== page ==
Localization of heat shock protein HSPA6 (HSP70B’) to sites of transcription in cultured differentiated human neuronal cells following thermal stress

Khalouei S, Chow AM, Brown IR

J. Neurochem. 2014 Dec;131(6):743-54

PMID: 25319762

Abstract

Heat shock proteins (Hsps) are a set of highly conserved proteins that are involved in cellular repair and protective mechanisms. In order to identify potential stress-sensitive sites in differentiated SH-SY5Y human neuronal cells, localization of two inducible members of the HSPA (HSP70) family was investigated, namely HSPA6 (HSP70B’) and HSPA1A (HSP70-1). Following heat shock, yellow fluorescent protein (YFP)-tagged HSPA6 and HSPA1A proteins localized to nuclear speckles that are enriched in RNA splicing factors (identified by SC35 and SON marker proteins) and then to the granular component of the nucleolus (identified by nucleophosmin). Subsequently, YFP-HSPA6 protein, but not YFP-HSPA1A, localized to the periphery of nuclear speckles that are sites of RNA transcription. The HSPA6 gene is present in the human genome but not in genomes of rat and mouse. Hence, current animal models of neurodegenerative diseases are lacking a potentially protective member of the HSPA family. Potential stress-sensitive sites were identified in differentiated human SH-SY5Y cells by the localization of HSPA6 (HSP70B’) and HSPA1A (HSP70-1) to nuclear components following heat shock. HSPA6 and HSPA1A rapidly moved to nuclear speckles, enriched in RNA splicing factors, then to the granular layer of the nucleolus. Subsequently, HSPA6 exhibited a novel localization not observed for the more widely studied HSPA1A, namely association with the periphery of nuclear speckles that are sites of transcription. HS = heat shock; HSPA6 = HSP70B’ protein; HSPA1A = HSP70-1 protein.

Heat shock response and homeostatic plasticity

Karunanithi S, Brown IR

Front Cell Neurosci 2015;9:68

PMID: 25814928

Abstract

Heat shock response and homeostatic plasticity are mechanisms that afford functional stability to cells in the face of stress. Each mechanism has been investigated independently, but the link between the two has not been extensively explored. We explore this link. The heat shock response enables cells to adapt to stresses such as high temperature, metabolic stress and reduced oxygen levels. This mechanism results from the production of heat shock proteins (HSPs) which maintain normal cellular functions by counteracting the misfolding of cellular proteins. Homeostatic plasticity enables neurons and their target cells to maintain their activity levels around their respective set points in the face of stress or disturbances. This mechanism results from the recruitment of adaptations at synaptic inputs, or at voltage-gated ion channels. In this perspective, we argue that heat shock triggers homeostatic plasticity through the production of HSPs. We also suggest that homeostatic plasticity is a form of neuroprotection.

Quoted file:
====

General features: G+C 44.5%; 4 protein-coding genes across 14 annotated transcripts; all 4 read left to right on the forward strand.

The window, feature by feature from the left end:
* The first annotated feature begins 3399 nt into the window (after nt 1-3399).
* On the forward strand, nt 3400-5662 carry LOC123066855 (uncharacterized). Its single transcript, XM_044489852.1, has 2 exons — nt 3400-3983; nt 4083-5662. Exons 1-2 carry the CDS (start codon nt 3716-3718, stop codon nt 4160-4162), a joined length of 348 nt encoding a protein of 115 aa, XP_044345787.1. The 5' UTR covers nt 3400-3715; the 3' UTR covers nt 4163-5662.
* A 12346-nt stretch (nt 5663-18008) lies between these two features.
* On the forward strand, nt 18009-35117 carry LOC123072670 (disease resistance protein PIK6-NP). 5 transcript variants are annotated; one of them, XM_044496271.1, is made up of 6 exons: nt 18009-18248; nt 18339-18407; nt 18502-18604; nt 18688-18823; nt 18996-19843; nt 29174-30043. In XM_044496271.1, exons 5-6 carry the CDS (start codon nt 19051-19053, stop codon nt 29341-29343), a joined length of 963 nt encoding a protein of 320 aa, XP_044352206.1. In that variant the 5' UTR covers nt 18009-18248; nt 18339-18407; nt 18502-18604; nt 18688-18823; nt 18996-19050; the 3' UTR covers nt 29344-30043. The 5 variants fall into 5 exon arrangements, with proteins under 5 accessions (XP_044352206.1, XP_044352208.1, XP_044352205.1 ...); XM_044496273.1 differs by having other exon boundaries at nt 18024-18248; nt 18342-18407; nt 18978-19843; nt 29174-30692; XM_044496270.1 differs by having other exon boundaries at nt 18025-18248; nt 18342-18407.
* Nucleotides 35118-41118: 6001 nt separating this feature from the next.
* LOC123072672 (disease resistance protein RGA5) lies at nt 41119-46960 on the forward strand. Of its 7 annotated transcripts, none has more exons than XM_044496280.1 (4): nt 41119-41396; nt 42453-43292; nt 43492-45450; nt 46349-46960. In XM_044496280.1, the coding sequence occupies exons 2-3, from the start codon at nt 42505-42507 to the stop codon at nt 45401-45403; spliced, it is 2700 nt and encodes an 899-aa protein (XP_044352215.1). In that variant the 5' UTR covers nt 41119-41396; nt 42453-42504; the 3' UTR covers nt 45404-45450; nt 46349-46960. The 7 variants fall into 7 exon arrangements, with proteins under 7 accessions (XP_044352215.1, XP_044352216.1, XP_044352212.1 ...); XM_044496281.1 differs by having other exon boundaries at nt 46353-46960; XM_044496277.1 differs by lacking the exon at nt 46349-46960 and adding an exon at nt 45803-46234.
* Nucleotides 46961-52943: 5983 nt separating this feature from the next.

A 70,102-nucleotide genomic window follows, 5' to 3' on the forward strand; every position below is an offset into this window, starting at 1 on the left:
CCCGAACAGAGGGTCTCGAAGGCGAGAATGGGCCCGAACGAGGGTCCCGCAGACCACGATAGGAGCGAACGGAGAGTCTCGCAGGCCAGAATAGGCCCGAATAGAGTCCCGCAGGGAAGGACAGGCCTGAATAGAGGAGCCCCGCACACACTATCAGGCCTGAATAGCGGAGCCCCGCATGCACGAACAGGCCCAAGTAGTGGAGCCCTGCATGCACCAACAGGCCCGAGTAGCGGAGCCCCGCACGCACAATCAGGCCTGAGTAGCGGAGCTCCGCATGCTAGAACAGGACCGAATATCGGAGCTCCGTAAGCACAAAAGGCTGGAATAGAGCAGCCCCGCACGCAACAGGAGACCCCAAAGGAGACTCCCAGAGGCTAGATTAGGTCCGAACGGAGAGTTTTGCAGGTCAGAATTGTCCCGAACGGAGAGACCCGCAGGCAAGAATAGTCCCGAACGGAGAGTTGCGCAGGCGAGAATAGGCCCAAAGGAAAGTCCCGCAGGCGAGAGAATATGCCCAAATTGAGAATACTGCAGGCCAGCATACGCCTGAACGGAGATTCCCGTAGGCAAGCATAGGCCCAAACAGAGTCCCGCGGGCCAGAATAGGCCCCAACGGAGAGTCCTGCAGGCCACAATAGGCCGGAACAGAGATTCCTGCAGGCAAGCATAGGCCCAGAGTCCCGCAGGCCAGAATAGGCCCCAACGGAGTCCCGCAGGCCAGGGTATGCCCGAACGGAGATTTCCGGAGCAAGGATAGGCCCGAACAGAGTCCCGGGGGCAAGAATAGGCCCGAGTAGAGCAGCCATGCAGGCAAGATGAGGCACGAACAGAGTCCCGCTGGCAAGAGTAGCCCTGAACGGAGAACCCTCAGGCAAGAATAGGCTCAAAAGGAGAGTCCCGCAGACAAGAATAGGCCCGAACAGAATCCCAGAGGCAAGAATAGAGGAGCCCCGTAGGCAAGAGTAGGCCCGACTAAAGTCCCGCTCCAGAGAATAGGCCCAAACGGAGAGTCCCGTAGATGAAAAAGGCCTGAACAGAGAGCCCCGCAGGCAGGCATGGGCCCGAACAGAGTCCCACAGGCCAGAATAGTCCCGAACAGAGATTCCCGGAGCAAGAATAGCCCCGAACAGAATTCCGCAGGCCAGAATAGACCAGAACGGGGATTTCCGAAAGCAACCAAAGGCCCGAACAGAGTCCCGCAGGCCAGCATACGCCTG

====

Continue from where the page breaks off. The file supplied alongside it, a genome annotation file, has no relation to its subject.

Electrochemical immunosensors for effective evaluation of amyloid-beta modulators on oligomeric and fibrillar aggregation processes

Veloso AJ, Chow AM, Ganesh HV, Li N, Dhar D, Wu DC, Mikhaylichenko S, Brown IR, Kerman K

Anal. Chem. 2014 May;86(10):4901-9

PMID: 24784791

Abstract

A novel electrochemical immunosensor fabricated from gold compact disc electrodes was designed for rapid evaluation of aggregation processes that lead to the formation of oligomeric and fibrillar states of amyloid-beta(1-42) (Aβ(1-42)) during Alzheimer’s disease. Conformation-specific antibodies were immobilized on the surface of the gold electrode using a 3,3′-dithiobis (sulfosuccinimidyl) propionate (DTSSP) linker. Surface binding events were analyzed by electrochemical impedance spectroscopy (EIS) in which the formation of an antigen-antibody complex was quantified as a function of charge transfer resistance using a [Fe(CN)6](3-/4-) redox probe. The effectiveness of novel sym-triazine-derived aggregation modulators (TAE-1, TAE-2) to reduce the population of toxic oligomers was evaluated. Aβ fibril formation was validated by thioflavin T (ThT) fluorescence, whereas oligomer formation was investigated by MALDI. Antigen detection by EIS was further supported by immuno dot blot assays for oligomeric and fibrillar components. Docking simulations of the aggregation modulators TAE-1 and TAE-2 with Aβ(1-42) fibrils performed using Autodock Vina suggest a mechanism for the improved aggregation inhibition observed for TAE-2. The results demonstrate the utility and convenience of impedance immunosensing as an analytical tool for rapid and comprehensive evaluation of effective Aβ aggregation modulating agents.